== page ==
The response rate for this survey was 80% to 88%; double that of the 2007 survey, and the results showed an annual rate of sexual assault against female students to be six per one thousand, which translates to about one in forty over four years. This means that 2.5% of women are sexually assaulted in college, not 20%. It is worth pointing out that the figures in the Bureau of Judicial Statistics survey are at least 12 years old.

“Sexual assault on campus is a genuine problem,” said Sommers. “But to get smart solutions, inflated statistics are not the answer.”

But whether the statistic is one in five, one in forty, or somewhere in between, Andrea Bottner, former director of the Office of International Women’s Issues in the George W. Bush administration, believes that those aren’t the numbers we should be worried about.

“One in five does not bother me too much as a statistic,” she said. “Frankly, I think it’s the wrong statistic to be focused upon. The number that comes to my mind is sixty percent. About sixty percent of rapes in this country are never reported… To me, every time a victim comes forward, I imagine two more next to him or her who don’t. Those are the people we need to reach.”

TIME Television

Whitney Cummings: “Crazy” Is the “New C-Word”

Whitney Cummings
Comedy Central

The comedian's new stand-up special premieres June 28 on Comedy Central

The fictional characters created by comedian Whitney Cummings — whether on CBS’s 2 Broke Girls or NBC’s Whitney — tend to struggle when it comes to love. But the real-life Cummings is eager to say “I love you,” at least in the title of her new one-hour stand-up special, which premieres June 28 on Comedy Central. Here, she talks to TIME about the special, her changing attitudes toward marriage, why she thinks feminism has won and how women being called “crazy” inspired her work:

TIME: Let’s talk about the title, “Whitney Cummings: I Love You.” Is it “I love you, says Whitney Cummings,” or “I love you, Whitney Cummings”?

Cummings: At the end of every show I always say ‘Thank you, I love you’ and so my director was like, Why don’t you call it that?

And with any luck people will say “I love you too.”

Exactly. The nice thing about saying “I love you” is usually someone feels obligated to say it back. People think comedians are sociopathic robots yelling at a crowd. In reality we love you and want you to love us back.

Speaking of love, I saw on Instagram that you got ordained as a minister.

The plot twists in life! I think the big theme of this phase of being a stand-up is that I thought I knew everything in my 20s. In your 30s, all of the sudden you realize you know nothing. The ironic twist is that a friend asked me to officiate her wedding, whereas my whole first special and the TV show I did at NBC were all about how I didn’t believe in marriage.

Has the wedding already happened?

No, it’s in August. I consider myself pretty good at public speaking. Like, I kind of do this for a living. But I’m so nervous.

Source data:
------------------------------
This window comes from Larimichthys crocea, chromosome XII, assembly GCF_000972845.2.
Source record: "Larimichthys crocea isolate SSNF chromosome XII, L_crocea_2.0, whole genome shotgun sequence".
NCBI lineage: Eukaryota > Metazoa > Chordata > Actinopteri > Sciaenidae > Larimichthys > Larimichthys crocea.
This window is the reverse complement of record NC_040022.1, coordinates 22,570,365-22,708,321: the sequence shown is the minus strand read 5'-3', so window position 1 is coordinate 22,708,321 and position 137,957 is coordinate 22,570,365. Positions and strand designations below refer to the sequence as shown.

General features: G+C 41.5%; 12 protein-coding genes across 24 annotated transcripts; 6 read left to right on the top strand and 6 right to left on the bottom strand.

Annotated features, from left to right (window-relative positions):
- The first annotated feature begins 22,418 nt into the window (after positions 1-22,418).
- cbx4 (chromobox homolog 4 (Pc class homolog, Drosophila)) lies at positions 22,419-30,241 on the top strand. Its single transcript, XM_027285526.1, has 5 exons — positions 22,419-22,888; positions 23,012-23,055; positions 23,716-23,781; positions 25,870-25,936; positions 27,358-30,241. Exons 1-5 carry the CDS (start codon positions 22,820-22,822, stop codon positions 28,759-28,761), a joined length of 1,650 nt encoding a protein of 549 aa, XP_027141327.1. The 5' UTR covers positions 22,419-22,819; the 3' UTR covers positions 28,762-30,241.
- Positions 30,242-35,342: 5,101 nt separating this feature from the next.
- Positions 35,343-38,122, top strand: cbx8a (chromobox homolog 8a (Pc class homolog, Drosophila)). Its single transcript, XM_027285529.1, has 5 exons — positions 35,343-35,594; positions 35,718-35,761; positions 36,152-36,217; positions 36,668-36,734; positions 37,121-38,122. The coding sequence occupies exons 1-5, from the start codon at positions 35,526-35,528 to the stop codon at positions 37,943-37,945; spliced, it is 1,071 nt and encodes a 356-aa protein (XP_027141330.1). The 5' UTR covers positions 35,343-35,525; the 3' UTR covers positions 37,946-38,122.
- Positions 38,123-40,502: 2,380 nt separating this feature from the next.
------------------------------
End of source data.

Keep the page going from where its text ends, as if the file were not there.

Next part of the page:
What about?

The pressure is just so intense to do justice to this moment. If I worked half as hard on my career as I did on this wedding-officiating, I’d probably have accomplished all my goals by now.

A lot of the material in this special is about the differences between men and women.

When you say that I kind of cringe a little bit, because that’s such a fraught territory.

I don’t mean necessarily biological differences…

As a comedian, the edge is my comfort zone. What makes people uncomfortable? What’s the elephant in the room? What are we all struggling with but nobody has the courage to admit? What’s the truth, basically? But when you start saying men and women are different, people get weird. I think feminism has done its job and now you can’t imply that women and men aren’t capable of the same things.

You’re not allowed to say that women are more emotional. That pisses me off when somebody says that. I don’t want someone implying that I’m weak in any way. I didn’t cry until I was 28, you know? It’s made me feel like I have to be so strong and tough all the time. I think that’s caused me a lot of struggle in terms of what I’ve expected to be versus what seriously biologically is going on with me. That was something I wanted to get into. I wanted to play around with the idea of giving women permission to be sensitive again.

It does seem like a lot of differences are from cultural expectations, like what you say in the special about how long it takes women to get ready to go out.

I got to the point where I was like, “No wonder women aren’t achieving as much as men. We have three less hours a day.” When I did the TV show with my male co-star, my call time was 5 a.m. and his was 8! I had to do make-up for three hours. I just started getting so frustrated with the fact that I had to have someone else’s hair snapped into my head every morning. Guys get so mad that I’m taking too long in the bathroom and it’s like, “I’m doing this for you!” I’m not saying I have the power to change it or I’m going to start some revolution. Just be a little nicer to me. Just be a little patient. I can’t feel my feet, I have blisters, I have a string up my butt, I just spent three hours putting pencils in my eyes to try to fit this standard of beauty.

I really think the special was driven by the rage I felt when people call women “crazy.” That really, to me, is like the new c-word. It’s just so dismissive and frustrating and such an ignorant thing to call someone. To me it was like, “Ok, you think we’re crazy, here’s all the things that go into this.”